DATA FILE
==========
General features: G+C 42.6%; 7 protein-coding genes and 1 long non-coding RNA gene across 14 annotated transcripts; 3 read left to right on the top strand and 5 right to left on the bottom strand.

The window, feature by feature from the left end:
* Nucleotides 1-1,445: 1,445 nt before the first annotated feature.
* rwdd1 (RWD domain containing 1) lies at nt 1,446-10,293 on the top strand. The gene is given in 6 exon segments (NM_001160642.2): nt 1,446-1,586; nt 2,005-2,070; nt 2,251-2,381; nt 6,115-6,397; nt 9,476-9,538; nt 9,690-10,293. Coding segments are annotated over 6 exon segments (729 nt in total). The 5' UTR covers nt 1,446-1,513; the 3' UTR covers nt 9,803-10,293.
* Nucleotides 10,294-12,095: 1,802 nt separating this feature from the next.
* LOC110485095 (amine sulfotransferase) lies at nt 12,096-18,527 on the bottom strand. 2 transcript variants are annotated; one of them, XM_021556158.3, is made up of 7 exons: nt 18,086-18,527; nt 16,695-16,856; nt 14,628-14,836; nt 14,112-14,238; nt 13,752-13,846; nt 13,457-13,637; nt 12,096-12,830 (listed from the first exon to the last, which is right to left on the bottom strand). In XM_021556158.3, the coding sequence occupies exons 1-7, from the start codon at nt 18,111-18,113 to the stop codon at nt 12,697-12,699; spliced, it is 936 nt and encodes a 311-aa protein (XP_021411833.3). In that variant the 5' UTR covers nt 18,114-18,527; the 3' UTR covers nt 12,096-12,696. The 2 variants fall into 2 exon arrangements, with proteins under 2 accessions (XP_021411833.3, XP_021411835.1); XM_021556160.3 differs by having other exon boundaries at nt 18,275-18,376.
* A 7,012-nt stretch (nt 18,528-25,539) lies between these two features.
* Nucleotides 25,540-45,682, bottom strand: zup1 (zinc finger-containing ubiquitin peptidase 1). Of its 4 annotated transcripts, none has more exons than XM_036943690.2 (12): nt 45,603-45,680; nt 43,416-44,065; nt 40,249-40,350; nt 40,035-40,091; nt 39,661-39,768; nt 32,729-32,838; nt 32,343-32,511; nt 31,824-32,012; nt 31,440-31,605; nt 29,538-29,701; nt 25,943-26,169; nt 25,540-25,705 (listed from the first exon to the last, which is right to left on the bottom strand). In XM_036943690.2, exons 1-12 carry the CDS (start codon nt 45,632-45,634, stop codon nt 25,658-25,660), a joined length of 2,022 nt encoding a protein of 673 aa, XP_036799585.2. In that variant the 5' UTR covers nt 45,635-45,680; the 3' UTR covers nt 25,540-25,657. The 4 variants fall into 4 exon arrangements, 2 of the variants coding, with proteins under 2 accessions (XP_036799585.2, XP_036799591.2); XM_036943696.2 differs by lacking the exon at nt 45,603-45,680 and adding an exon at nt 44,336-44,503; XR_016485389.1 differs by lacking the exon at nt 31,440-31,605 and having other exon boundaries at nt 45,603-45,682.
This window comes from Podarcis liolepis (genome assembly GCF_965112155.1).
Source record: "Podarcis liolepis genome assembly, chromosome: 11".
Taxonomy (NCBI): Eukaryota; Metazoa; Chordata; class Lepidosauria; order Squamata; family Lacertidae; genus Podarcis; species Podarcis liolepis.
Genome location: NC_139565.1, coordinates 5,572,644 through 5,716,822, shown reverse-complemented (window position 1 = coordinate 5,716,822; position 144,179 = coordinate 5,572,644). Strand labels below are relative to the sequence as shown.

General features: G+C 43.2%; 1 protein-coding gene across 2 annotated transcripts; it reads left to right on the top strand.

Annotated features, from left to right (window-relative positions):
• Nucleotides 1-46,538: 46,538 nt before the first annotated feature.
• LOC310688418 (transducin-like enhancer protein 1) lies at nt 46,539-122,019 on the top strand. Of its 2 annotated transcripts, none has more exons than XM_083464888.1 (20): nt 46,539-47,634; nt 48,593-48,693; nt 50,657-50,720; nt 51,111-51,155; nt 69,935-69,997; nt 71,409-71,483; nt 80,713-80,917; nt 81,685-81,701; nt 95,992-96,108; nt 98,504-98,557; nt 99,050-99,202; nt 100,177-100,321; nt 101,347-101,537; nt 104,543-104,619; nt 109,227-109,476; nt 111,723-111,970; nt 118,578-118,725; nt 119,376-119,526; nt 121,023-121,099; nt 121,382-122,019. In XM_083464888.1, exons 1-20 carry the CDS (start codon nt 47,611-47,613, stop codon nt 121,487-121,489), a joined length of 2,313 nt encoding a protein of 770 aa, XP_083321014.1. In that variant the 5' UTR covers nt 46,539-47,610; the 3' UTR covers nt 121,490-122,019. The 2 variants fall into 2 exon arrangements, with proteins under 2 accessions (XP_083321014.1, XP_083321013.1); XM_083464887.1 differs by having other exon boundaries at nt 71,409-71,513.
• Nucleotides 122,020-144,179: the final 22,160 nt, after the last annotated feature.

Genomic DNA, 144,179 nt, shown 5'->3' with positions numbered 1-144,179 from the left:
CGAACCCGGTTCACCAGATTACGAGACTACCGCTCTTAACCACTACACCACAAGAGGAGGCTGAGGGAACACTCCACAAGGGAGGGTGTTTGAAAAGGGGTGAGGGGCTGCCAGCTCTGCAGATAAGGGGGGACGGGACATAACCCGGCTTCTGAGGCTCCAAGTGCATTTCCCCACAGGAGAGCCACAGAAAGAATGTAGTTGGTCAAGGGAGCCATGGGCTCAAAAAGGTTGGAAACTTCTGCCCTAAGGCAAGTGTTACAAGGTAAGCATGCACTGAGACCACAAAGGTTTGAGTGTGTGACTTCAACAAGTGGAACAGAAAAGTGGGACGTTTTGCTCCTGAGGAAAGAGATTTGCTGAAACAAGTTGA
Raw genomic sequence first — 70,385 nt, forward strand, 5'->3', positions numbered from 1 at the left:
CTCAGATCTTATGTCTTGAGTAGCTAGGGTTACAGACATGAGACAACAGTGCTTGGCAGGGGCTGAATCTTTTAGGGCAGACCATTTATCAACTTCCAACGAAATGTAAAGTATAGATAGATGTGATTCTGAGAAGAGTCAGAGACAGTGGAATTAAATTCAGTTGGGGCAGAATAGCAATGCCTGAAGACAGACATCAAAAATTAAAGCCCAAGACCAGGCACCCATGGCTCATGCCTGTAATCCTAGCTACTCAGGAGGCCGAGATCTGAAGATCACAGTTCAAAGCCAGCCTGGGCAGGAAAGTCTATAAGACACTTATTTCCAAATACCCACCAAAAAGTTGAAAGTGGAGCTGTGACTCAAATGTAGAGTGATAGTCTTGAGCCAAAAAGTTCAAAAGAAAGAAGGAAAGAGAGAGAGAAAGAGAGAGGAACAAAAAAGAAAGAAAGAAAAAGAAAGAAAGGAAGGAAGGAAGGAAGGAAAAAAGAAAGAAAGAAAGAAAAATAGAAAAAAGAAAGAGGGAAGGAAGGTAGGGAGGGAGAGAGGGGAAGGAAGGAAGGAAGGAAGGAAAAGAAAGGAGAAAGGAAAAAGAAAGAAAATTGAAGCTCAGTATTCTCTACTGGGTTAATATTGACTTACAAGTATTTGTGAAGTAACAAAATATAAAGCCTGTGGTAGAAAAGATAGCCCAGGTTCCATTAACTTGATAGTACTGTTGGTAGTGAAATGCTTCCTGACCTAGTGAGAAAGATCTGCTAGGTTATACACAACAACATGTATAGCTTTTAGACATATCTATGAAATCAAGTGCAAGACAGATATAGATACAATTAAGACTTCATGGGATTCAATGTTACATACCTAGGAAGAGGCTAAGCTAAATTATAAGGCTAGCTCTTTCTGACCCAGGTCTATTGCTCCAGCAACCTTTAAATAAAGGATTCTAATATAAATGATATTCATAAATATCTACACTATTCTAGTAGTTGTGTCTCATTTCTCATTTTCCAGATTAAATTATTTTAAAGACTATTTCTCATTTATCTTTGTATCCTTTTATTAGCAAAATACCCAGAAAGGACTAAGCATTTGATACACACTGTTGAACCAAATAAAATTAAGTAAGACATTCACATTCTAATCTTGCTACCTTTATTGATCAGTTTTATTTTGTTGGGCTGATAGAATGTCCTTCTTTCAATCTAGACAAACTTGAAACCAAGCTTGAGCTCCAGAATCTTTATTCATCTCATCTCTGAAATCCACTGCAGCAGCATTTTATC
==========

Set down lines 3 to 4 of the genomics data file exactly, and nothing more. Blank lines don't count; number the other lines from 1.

* Nucleotides 1-1,445: 1,445 nt before the first annotated feature.
* rwdd1 (RWD domain containing 1) lies at nt 1,446-10,293 on the top strand. The gene is given in 6 exon segments (NM_001160642.2): nt 1,446-1,586; nt 2,005-2,070; nt 2,251-2,381; nt 6,115-6,397; nt 9,476-9,538; nt 9,690-10,293. Coding segments are annotated over 6 exon segments (729 nt in total). The 5' UTR covers nt 1,446-1,513; the 3' UTR covers nt 9,803-10,293.